Why Subscriptions are the Future of B2B

Excerpts from the article by Bob Moore on Multichannel Merchant

The subscription economy has taken commerce by storm. From music and television to beauty and groceries, consumers have grown comfortable with storing their credit cards on file to receive products and services from brands they love on a recurring basis.

But what about B2B companies? The B2B e-commerce market may be estimated to reach $6.7 trillion by 2020, but complexities inherent in B2B operations have hindered branded manufacturers and distributors from fully reaching that potential – and from innovating on the customer experience at the same strength as B2C brands.

Enter subscriptions, which have fueled success for Netflix, Spotify, BirchBox and Blue Apron. With the right investments in subscription models, it’s time for B2B companies to learn from leading B2C brands and secure customer loyalty for the long term.

Put Customer Loyalty First

B2C companies were the first to remodel around customer behavior, garnering repeat customers through subscriptions. Dollar Shave Club revitalized the grooming industry when they boldly set out to sell bargain razor subscriptions online at a monthly cadence. With their model, Dollar Shave beat Gillette in the game of brand love and ultimately sold for $1 billion to Unilever, the largest ever M&A deal for a privately-held e-commerce company. More recently, GM launched a subscription-based concierge service in which users pay a flat fee for on-demand access to Cadillacs, bringing a fresh luxury spin to the world of driving.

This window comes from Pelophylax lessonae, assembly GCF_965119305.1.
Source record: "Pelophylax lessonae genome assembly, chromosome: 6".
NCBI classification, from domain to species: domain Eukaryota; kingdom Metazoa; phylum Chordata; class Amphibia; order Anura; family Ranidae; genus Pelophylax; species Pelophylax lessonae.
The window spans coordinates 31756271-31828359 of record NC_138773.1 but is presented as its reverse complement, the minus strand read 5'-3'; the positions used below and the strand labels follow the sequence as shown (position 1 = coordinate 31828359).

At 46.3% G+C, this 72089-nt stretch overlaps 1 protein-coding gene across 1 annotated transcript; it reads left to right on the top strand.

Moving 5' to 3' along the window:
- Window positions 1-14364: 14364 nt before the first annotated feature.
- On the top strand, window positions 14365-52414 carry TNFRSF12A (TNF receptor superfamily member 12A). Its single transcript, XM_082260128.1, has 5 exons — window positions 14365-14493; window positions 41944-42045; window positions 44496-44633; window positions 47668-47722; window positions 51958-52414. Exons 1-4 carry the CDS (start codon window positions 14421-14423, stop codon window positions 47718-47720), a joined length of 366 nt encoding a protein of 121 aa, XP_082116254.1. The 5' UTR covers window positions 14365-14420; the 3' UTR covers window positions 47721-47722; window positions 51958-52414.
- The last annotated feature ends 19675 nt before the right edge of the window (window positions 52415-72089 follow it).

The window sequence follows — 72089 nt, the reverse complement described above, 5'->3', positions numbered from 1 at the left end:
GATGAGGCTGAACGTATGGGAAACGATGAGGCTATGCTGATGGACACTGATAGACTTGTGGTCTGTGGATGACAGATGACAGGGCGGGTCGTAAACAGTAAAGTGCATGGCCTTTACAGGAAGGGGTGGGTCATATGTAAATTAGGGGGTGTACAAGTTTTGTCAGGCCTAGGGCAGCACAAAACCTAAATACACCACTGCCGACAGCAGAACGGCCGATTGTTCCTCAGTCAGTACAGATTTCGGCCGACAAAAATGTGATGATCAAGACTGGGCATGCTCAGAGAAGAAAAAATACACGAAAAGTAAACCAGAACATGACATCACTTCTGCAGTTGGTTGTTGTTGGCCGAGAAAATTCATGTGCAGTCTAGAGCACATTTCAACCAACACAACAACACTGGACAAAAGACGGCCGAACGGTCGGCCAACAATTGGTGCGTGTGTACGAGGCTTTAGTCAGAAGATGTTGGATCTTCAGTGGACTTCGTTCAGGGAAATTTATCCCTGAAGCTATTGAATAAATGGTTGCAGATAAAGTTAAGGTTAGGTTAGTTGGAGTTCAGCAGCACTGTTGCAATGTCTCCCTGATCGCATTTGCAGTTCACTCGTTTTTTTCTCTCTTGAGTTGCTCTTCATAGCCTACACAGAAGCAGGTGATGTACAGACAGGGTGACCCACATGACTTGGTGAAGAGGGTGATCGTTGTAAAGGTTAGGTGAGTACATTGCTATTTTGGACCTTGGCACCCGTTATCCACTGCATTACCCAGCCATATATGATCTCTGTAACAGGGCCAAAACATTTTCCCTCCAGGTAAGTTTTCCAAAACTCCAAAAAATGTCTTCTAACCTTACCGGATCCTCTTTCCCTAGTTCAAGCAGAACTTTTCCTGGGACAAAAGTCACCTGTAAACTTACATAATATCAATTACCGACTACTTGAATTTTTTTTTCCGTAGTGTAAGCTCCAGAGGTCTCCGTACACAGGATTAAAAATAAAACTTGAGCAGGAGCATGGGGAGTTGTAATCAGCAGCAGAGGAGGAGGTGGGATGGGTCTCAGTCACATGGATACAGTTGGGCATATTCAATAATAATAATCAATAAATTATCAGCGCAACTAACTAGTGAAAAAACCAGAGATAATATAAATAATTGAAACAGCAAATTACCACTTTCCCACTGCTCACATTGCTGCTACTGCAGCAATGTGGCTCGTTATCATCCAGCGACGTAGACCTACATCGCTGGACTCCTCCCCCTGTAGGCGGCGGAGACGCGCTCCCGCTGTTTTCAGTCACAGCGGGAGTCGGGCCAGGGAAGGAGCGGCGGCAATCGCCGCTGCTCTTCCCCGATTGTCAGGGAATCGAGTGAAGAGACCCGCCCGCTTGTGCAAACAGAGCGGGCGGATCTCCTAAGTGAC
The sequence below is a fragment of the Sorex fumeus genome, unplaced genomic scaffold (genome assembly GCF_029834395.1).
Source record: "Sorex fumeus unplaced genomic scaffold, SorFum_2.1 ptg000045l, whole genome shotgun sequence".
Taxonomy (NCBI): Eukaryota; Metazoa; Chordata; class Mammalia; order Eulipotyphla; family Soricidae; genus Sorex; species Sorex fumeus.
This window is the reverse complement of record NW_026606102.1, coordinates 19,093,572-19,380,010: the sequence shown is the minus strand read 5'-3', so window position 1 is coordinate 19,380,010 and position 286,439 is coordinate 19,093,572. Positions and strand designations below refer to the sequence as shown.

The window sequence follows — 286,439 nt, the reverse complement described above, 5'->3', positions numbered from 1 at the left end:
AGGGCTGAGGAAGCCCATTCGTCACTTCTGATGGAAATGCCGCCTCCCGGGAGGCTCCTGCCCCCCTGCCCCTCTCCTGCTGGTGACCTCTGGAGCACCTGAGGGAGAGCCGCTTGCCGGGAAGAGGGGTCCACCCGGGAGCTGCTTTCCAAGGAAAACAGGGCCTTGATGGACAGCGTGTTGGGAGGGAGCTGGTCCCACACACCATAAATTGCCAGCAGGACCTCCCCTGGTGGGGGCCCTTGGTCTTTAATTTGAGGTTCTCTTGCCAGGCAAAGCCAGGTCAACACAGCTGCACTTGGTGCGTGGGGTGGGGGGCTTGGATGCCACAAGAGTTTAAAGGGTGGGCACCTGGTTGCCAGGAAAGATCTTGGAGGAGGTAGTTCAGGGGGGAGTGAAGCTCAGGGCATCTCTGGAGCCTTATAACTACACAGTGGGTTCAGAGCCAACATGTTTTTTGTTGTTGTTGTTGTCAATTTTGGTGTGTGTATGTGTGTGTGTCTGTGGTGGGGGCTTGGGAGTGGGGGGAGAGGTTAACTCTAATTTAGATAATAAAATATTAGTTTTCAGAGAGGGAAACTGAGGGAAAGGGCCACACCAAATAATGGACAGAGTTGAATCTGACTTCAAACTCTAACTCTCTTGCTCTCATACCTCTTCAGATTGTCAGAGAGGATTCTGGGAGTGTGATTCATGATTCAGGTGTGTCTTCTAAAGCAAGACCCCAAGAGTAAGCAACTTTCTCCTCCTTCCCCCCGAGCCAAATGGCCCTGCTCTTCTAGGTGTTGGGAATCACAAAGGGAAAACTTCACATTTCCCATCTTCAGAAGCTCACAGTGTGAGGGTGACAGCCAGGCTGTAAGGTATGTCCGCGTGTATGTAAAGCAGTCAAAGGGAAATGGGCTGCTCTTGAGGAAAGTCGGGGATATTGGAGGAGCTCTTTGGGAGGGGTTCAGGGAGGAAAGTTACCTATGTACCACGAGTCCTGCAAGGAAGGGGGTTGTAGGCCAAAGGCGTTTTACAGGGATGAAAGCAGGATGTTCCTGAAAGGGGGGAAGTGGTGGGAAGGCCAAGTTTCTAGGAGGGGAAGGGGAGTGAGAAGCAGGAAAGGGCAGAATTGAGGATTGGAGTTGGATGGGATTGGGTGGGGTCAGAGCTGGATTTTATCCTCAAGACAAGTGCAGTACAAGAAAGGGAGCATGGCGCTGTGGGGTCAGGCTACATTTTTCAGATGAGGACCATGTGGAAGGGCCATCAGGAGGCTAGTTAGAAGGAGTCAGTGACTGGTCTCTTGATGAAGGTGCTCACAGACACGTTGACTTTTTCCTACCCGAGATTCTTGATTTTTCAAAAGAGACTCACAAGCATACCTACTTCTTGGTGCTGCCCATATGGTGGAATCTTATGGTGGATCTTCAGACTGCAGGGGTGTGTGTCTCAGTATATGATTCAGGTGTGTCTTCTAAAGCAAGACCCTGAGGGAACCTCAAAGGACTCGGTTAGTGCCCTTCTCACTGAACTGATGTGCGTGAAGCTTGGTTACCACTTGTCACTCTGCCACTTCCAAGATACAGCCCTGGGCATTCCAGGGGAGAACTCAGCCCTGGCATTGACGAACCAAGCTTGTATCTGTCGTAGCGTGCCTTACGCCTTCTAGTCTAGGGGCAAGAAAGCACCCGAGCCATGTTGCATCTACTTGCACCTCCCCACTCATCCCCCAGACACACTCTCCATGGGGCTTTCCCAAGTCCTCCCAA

Can the subscription model bring the same kind of magic to B2B brands? B2B companies notoriously struggle to compete for brand love – in many ways, an industrial dishwasher just doesn’t have the same allure of the hottest new iPhone.

But sometimes, loyalty has nothing to do with brand love. Instead, it can simply come down to the pain of switching who we buy from. From accounts to authorizations, B2B buying is generally more complex than that of B2C. Once a customer has identified a merchant that knows their needs and makes a product that works, the prospect of vetting and switching is all the more overwhelming.

Subscriptions alleviate that anxiety by simplifying the customer experience. In a way, B2B purchases already resemble subscription models – customers usually buy products from branded manufacturers and distributors on a regular schedule and in bulk. B2B vendors have the opportunity to automate those repeat transactions, solidifying customer relationships to make them “sticky” over the long term.

Read the full article on Multichannel Merchant